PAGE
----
Both type 1 and type 2 diabetes can be genetic.
However, there are also other risk factors that will determine whether you actually develop type 1 or type 2 diabetes.
Here’s what you should know about your risk for diabetes and what to do if it runs in your family.
According to the Centers for Disease Control and Prevention (CDC), about 10% of Americans suffer from diabetes. Type 2 diabetes makes up 90% to 95% of these cases, while type 1 diabetes is much less common. However, both are heavily influenced by genetics.
Here is what you need to know about the causes and risk factors for diabetes, and what to do if you have a family history of the disease.
Is diabetes genetic?
Scientists know that both type 1 and type 2 diabetes can have genetic components. What they have yet to discover is the series of genes responsible for increasing a person’s risk, says Emily Nosova, MD, an endocrinologist at Mount Sinai Diabetes Center.
Genetics is the main risk factor for type 1 diabetes, though scientists think that exposure to viruses and other underlying health conditions might also play a role.
As with type 1 diabetes, family history is a strong predictor for type 2 diabetes, but lifestyle factors — such as physical exercise, diet, and weight — may have a larger impact on determining whether or not you actually develop the condition.
Type 1 diabetes
Type 1 diabetes is an autoimmune disease that is typically diagnosed at a young age, and is not related to any lifestyle factors. People with type 1 have little to no insulin in their bodies because their immune system attacks healthy insulin-producing cells in their pancreas, called beta cells.
While there is little understanding of what causes type 1 diabetes, those with a family history of type 1 are more likely to develop it, Nosova says. For example, according to TrialNet, an organization that researches type 1 diabetes, if you have a parent, brother, or sister with type 1 diabetes, you have a 1 in 20 chance of getting it. That is a 15 times higher risk when compared to people with no family history of the disease.
Scientists aren’t completely sure what else causes type 1 diabetes. Many think that exposure to other viruses, particularly enteroviruses — which cause the common cold — might trigger type 1 diabetes. Geography is another potential risk factor, since people who live in cooler climates tend to have higher rates for developing type 1 diabetes.
Other autoimmune diseases — like thyroid disorders, celiac disease, and Addison’s disease — may increase risk for type 1 diabetes. In particular, thyroid diseases are prevalent among type 1 diabetics, affecting about 15% to 20%. However, these can appear before or after a diabetes diagnosis, so experts aren’t exactly sure whether the effect is causation or simply correlation.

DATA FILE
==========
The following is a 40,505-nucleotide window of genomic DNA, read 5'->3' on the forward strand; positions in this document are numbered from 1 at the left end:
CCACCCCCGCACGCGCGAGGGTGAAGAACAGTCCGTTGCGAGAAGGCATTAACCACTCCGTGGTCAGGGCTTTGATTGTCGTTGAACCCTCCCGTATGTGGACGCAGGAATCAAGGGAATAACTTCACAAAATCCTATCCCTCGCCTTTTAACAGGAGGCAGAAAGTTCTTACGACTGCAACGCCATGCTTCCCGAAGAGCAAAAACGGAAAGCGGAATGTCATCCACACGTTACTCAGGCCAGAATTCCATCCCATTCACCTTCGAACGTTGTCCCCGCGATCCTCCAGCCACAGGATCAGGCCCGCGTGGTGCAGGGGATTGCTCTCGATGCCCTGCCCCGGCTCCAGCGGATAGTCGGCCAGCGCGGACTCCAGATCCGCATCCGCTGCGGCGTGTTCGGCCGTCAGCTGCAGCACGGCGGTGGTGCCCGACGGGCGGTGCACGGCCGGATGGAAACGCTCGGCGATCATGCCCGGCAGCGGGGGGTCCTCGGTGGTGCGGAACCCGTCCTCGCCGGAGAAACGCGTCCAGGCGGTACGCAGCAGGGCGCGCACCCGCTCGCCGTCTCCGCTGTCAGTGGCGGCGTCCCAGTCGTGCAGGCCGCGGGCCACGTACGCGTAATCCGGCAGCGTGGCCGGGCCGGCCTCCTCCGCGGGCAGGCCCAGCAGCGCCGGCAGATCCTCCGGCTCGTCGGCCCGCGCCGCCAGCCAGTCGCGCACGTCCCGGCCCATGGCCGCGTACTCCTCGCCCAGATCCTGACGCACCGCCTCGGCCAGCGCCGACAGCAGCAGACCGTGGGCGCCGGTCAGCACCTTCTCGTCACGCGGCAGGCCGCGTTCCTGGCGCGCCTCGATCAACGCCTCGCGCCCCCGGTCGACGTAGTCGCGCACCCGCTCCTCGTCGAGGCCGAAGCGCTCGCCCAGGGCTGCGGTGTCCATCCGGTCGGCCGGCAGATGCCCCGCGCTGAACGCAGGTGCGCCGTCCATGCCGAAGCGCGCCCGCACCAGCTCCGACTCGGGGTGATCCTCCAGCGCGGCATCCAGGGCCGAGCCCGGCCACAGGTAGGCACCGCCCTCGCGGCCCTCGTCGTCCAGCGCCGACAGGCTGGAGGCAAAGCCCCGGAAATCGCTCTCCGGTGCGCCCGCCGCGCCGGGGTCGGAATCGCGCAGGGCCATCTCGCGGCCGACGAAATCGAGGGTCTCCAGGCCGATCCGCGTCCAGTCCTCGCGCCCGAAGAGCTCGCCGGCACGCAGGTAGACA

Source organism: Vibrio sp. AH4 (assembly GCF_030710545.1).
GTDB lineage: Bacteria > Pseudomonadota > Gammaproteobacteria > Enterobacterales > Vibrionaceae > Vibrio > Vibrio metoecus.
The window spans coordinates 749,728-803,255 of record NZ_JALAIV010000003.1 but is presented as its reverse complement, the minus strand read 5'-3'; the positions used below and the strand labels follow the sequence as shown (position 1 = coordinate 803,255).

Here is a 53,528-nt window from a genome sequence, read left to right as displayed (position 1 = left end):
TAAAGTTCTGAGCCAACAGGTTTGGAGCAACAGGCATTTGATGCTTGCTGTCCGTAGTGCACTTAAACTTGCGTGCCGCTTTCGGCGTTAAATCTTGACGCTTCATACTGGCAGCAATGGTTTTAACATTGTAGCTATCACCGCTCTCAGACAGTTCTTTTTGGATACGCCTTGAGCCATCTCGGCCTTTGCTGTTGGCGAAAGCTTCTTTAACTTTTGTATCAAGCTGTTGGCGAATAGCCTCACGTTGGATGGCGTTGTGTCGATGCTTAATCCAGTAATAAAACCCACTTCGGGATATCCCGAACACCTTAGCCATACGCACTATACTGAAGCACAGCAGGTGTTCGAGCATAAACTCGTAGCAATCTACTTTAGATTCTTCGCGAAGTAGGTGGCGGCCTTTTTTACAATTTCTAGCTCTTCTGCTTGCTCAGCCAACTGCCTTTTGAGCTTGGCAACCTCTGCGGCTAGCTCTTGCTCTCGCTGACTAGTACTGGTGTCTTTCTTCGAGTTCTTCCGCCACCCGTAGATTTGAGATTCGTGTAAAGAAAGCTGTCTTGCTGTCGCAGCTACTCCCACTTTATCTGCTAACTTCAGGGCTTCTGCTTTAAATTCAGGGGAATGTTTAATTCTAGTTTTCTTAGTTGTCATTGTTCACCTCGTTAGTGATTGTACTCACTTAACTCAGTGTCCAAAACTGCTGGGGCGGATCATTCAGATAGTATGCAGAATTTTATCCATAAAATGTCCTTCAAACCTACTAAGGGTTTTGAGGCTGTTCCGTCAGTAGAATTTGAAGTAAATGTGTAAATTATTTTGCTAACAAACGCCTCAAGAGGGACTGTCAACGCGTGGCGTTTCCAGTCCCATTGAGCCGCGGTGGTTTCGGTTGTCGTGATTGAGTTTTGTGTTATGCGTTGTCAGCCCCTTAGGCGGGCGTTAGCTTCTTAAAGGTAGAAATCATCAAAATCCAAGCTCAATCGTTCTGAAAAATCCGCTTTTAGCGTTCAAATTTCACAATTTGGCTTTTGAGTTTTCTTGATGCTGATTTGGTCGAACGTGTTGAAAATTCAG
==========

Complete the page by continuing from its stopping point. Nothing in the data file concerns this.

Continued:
Type 2 diabetes
Type 2 diabetes is a condition that occurs when the body becomes resistant to insulin or doesn’t produce enough of it. Type 2 usually appears later in life and it is much more common than Type 1.
Type 2 also has a strong genetic component. For example, if a parent develops type 2 diabetes before the age of 50, their child has a 1 in 7 chance of getting it. The risk reduces to 1 in 13 if the parent’s diagnosis happens after the age of 50.
Lifestyle factors related to health are also closely linked to type 2 diabetes, Nosova says. Being overweight or obese, living a sedentary lifestyle, and having a disproportionate amount of excess fat around the abdomen all increase your risk of developing type 2 diabetes.
However, according to the American Diabetes Association, family risk intersects with these environmental factors, since children learn many of their habits from their parents, including what they eat and how much they exercise. If a parent is overweight due to lifestyle choices, a child is at risk of also being overweight by making the same lifestyle choices.
In addition, statistics compiled by the CDC show that certain racial and ethnic groups are at higher risk for diabetes:
American Indians/Alaska Native (14.7%)
non-Hispanic Black (11.7%)
non-Hispanic Asian (9.2%)
non-Hispanic white (7.5%)
According to a study published in Current Diabetes Reports in 2013, there are many factors that contribute to this risk. While some are impacted by genetics, such as obesity levels, many of them are socioeconomic — as non-white communities in America are less likely to have affordable access to medical and quality food options nearby.
What to do if you’re at genetic risk for diabetes
While Nosova says there is no routine genetic screening process for type 1 or 2 diabetes, there are a few steps you can take if you know that diabetes runs in your family.
If you have a family history of Type 1, Nosova says you should alert your doctor, closely monitor your blood sugar levels, and ensure you are being screened for the disease regularly. There’s no proven way to prevent type 1 diabetes, though you can ask your doctor or contact TrialNet to find clinical research trials in you area, if you’re interested in trying prevention strategies.
Type 2, on the other hand, can usually be prevented with certain lifestyle changes. If you have a family member with Type 2 diabetes, Nosova says the best way to lower your risk is by maintaining a healthy diet, staying active, and trying to lose weight. It’s important to talk with your doctor, who can check your blood sugar levels and work with you to create a treatment plan.
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